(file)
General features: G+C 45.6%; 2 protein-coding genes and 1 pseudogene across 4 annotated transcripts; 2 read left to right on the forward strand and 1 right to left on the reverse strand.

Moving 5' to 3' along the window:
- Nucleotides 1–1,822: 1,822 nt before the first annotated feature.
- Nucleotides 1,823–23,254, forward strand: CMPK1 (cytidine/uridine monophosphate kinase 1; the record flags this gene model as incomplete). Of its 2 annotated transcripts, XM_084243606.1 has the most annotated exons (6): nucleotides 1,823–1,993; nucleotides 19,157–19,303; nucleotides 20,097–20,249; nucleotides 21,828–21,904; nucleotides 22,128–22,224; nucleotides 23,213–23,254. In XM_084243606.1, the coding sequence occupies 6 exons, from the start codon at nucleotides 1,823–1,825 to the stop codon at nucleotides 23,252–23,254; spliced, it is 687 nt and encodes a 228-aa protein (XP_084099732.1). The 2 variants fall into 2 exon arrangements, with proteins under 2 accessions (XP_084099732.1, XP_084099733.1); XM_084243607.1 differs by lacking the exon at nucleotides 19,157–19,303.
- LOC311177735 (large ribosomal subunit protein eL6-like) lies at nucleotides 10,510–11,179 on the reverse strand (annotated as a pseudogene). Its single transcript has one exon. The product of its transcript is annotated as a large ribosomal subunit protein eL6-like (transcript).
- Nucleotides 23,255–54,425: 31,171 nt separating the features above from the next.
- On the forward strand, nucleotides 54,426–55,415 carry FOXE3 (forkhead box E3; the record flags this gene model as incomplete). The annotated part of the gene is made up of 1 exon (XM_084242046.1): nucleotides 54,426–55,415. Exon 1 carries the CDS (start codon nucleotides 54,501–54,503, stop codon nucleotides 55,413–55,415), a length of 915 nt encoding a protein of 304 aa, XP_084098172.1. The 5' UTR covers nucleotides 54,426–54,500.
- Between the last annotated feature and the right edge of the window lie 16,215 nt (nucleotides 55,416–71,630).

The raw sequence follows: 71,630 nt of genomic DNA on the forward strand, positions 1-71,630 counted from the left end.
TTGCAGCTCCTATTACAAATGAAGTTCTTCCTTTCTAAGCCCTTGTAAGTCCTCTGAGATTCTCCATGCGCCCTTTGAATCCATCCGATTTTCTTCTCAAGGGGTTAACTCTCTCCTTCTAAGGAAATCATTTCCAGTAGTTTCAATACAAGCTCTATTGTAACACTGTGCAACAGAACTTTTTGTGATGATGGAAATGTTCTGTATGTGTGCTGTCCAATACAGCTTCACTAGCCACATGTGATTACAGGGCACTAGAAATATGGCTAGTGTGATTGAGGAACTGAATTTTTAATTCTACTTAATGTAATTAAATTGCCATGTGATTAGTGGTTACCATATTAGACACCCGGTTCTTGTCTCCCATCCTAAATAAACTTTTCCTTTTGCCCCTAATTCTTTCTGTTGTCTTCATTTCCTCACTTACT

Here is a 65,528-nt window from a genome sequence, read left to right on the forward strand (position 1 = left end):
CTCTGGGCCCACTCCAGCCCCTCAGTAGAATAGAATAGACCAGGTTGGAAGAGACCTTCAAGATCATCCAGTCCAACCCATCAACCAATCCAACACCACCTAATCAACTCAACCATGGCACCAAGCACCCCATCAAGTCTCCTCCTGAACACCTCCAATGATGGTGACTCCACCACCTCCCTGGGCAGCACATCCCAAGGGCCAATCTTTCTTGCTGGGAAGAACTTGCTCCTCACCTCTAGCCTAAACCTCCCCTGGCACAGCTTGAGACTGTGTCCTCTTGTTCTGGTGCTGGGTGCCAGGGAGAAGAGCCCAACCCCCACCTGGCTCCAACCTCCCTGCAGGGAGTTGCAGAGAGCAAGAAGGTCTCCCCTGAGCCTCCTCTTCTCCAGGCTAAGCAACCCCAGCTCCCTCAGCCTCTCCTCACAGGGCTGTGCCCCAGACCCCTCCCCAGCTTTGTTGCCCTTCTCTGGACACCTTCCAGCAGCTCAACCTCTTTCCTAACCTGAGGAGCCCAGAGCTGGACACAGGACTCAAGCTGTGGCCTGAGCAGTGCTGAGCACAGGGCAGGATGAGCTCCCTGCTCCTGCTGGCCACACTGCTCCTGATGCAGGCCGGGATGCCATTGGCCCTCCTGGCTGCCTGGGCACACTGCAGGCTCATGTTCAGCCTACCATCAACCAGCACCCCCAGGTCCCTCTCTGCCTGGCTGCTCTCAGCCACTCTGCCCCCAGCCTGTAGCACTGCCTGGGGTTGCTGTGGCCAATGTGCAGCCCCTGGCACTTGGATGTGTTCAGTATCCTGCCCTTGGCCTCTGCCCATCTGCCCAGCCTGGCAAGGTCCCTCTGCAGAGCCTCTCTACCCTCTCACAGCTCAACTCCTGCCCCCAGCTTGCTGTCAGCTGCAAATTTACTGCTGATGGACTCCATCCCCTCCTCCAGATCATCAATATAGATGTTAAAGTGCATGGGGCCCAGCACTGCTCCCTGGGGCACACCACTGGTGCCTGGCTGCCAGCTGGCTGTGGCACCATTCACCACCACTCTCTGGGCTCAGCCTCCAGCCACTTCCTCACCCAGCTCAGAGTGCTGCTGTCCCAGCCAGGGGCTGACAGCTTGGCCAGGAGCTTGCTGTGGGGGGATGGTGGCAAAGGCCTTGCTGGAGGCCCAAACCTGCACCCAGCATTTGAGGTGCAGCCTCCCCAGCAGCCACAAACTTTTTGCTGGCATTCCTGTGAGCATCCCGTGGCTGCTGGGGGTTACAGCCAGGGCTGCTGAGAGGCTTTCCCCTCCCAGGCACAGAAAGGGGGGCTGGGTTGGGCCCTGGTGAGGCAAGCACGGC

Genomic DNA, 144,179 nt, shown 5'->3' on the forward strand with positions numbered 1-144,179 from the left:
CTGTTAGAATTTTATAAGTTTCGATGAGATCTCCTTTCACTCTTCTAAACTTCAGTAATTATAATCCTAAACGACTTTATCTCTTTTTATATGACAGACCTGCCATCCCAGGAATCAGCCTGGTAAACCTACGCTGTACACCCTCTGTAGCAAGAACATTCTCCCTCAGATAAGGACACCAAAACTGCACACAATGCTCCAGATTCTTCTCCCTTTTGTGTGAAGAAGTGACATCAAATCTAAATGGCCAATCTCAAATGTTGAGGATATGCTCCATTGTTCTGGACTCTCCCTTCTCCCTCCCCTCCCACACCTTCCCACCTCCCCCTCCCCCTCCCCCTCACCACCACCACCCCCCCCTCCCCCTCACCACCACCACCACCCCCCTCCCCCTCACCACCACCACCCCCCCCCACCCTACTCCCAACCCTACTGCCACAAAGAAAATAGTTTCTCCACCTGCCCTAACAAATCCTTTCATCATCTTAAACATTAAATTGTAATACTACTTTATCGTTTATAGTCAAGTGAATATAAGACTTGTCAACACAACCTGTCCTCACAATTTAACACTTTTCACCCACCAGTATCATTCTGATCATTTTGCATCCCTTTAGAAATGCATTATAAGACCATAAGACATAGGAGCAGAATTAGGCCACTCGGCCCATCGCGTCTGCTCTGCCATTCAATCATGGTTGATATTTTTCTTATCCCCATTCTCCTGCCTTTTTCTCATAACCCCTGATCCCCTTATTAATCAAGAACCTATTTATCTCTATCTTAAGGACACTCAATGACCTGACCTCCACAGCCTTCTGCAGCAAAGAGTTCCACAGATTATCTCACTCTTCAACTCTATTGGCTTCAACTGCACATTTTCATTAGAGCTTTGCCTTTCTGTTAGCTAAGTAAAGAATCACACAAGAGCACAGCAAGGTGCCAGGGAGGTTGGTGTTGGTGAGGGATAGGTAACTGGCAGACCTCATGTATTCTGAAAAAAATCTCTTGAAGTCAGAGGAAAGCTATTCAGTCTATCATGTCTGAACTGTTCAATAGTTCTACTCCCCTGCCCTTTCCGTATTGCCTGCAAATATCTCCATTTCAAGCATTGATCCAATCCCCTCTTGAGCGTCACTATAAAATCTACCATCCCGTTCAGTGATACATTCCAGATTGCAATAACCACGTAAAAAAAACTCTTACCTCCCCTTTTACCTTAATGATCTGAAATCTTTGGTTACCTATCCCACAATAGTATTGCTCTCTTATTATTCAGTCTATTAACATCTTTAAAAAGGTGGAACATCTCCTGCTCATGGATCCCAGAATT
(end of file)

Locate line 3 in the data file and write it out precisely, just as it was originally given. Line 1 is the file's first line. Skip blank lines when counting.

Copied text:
- Nucleotides 1–1,822: 1,822 nt before the first annotated feature.